The Inca Kingdom, which existed predominantly in the Peruvian highlands, was an advanced civilization that interacted and traded with the Mayans and Aztecs. Treating oral diseases with a mixture of natural herbs, rituals, and magic, the Incas believed that rainbows were responsible for tooth loss and pain. As such, one should immediately close and cover his or her mouth upon seeing a rainbow in the sky. Tooth decay was treated with the pulverized bark of the guinea tree. Young Incas chewed leaves to prevent dental caries. Repeated twice a year, the process led to blackened teeth, but ultimately prevented tooth decay. To reduce pain, the fruit of the mulberry tree was chewed prior to tooth extraction, a process that began with placing a wooden instrument against the tooth and hitting it until it loosened. For adornment, the Incas fastened rectangular gold inlays to anterior teeth.

As early as 1000 AD, these Native Americans were familiar with oral hygiene, the construction and insertion of gold inlays, and the use of cements and filling materials. Additionally, numerous herbs harvested from the tropical forests contributed to an overall quality of care that was far superior to European conquerors of the same period.

The Middle East

At its height, the Islamic world extended from Spain all the way east to India, with many educational institutions springing up in Damascus, Cairo, and Samarkand. Writings from that period—many of which were derived from Greek medicine—emphasized oral hygiene, and warned against chewing sweet or sour foods, hard nuts, perishable foods, milk products, and salts. It was recommended to clean teeth after every meal.

Many dental procedures that are common today were described in great detail more than 1,000 years ago. Methods for drilling and filling decayed dentition were covered extensively, as were methods to relieve pain during the procedure. Cauterizing gums to reduce bleeding, and securing loose teeth to healthy teeth with thin gold wires was not uncommon. For the first time, the nerve of the tooth was correctly identified as a transmitter of pain. Remarkably, mandibular movements were identified as a forward shift in a biting mode. In the 9th century, the scientist Quarna stated that the cause of dental decay was an unknown acid that traveled from tooth to tooth. By the 15th century, researchers linked the articulation of the teeth to speech and other functions.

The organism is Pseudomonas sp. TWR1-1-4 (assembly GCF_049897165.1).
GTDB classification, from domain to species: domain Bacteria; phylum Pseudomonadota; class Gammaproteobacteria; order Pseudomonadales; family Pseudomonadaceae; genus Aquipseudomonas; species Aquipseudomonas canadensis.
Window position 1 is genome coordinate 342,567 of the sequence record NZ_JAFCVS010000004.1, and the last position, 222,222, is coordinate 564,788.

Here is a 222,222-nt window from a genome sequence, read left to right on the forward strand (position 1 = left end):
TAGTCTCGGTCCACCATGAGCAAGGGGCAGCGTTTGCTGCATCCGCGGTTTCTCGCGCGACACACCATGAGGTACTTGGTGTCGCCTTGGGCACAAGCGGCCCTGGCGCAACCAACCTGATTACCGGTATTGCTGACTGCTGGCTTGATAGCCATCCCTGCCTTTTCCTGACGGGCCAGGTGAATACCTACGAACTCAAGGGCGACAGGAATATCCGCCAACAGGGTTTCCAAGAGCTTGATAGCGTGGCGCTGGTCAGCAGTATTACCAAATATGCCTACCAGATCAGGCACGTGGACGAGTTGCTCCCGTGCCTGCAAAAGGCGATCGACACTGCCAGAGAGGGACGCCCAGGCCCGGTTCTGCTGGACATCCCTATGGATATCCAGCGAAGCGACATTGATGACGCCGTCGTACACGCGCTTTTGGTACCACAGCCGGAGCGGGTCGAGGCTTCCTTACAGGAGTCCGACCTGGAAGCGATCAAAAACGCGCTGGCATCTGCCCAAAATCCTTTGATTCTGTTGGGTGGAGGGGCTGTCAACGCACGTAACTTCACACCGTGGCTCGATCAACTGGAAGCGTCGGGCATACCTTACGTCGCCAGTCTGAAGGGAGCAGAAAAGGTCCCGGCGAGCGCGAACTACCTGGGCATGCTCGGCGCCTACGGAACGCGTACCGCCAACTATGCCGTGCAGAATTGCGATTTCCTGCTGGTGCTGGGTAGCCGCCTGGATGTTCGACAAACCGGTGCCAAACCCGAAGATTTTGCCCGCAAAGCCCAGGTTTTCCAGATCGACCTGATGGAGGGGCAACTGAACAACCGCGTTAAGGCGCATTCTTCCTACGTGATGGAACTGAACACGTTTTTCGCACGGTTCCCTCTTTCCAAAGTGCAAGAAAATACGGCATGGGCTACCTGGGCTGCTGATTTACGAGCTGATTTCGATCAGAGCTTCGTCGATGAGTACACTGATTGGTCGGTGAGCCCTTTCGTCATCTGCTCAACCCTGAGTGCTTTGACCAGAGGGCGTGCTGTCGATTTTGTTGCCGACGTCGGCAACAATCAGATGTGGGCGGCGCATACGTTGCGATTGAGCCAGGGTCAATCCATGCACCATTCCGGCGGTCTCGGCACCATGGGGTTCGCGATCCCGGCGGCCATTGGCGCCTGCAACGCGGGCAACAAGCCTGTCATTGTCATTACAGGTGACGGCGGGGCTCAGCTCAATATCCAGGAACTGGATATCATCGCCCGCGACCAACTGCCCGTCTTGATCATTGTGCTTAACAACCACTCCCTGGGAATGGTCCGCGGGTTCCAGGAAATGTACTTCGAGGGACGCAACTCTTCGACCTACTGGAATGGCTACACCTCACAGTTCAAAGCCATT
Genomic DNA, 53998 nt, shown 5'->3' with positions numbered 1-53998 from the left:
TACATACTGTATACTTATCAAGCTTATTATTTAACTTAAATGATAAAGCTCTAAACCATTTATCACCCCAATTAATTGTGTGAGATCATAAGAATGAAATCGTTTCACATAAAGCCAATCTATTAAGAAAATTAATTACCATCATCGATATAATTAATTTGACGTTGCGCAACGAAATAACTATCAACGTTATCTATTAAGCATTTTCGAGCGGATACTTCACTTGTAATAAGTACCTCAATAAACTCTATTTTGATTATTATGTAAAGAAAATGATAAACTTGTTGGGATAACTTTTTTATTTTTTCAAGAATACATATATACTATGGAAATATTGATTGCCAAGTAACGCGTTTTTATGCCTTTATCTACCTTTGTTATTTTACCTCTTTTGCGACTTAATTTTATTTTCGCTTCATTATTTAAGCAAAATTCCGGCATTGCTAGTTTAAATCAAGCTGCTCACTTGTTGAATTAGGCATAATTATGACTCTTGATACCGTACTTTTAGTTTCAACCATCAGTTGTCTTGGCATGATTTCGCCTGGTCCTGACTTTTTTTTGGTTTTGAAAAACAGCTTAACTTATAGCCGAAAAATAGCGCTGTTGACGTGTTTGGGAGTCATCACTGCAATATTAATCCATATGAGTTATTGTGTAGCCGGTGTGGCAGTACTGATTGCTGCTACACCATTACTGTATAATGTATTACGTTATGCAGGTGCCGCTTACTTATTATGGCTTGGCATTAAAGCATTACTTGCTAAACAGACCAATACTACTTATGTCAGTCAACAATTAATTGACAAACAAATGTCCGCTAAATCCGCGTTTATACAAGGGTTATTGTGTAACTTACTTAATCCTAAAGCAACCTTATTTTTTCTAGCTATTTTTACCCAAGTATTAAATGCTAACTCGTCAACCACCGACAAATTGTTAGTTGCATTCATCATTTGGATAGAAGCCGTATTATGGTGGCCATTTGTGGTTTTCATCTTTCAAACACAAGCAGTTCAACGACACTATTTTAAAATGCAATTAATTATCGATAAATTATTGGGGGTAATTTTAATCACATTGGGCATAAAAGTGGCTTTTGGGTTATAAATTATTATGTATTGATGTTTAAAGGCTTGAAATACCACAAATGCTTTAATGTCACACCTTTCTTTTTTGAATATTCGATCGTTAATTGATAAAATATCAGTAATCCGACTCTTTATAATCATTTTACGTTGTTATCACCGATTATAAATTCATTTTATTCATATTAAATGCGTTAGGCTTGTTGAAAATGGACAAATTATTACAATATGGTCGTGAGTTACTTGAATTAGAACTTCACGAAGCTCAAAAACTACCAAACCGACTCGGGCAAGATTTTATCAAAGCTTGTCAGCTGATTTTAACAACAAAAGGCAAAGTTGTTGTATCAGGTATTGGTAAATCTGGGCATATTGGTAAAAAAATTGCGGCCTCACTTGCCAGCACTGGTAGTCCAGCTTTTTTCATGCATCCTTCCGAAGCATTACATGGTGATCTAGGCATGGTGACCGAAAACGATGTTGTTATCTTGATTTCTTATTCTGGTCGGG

In the Islamic medical world, it was common knowledge that calculus led to tooth discoloration, pus on the gingiva, and, ultimately, tooth loss. Detailed writings surfaced on the use of specific tools to scrape anterior and posterior teeth, as well as step-by-step methods to accurately remove calculus.

Missing teeth were replaced with ox bone and held in place with tightly woven gold wire, placed between each tooth in the cervical area. Detailed surgical procedures were also developed. Methods to reset and secure a fractured jaw and reposition the mandible using interdigitation of the dentition were developed. Once set, the mandible was tightly secured with a wire until the bone set and healed.

As a whole, Persian–Arabic advancements were indeed the pinnacle of medical knowledge in the Middle Ages. During Europe’s Dark Ages, it was the Arabic cultures that protected and advanced knowledge. The fundamentals of Western medicine may not have progressed in the Middle Ages if not for the healing arts of Islamic medicine.

1000 AD – 1600 AD

During the Middle Ages, monks were the repository of knowledge, and generally practiced medicine and performed surgeries throughout that period. In the early 1100s, however, a Papal edict forbade monks from performing surgeries, so the profession of dentistry was turned over to the barbers who assisted monks on numerous tasks.

In 1210, the Guild of Barbers was established in France. This divided the profession between surgeons, who performed complex medical procedures, and barber/surgeons, who offered routine services such as bleeding, shaving, and tooth extractions. By the 1400s, barbers were prohibited from performing any surgical procedure other than bleeding, leeching, and extractions.

There are also accounts of replacement teeth being constructed out of ivory. These teeth yellowed quickly, which led to the use of various other materials for replacing lost dentition in an effort to reduce discoloration and staining. From this era came the first record of mineral mixtures being used for tooth fabrication.

1600 AD – 1900 AD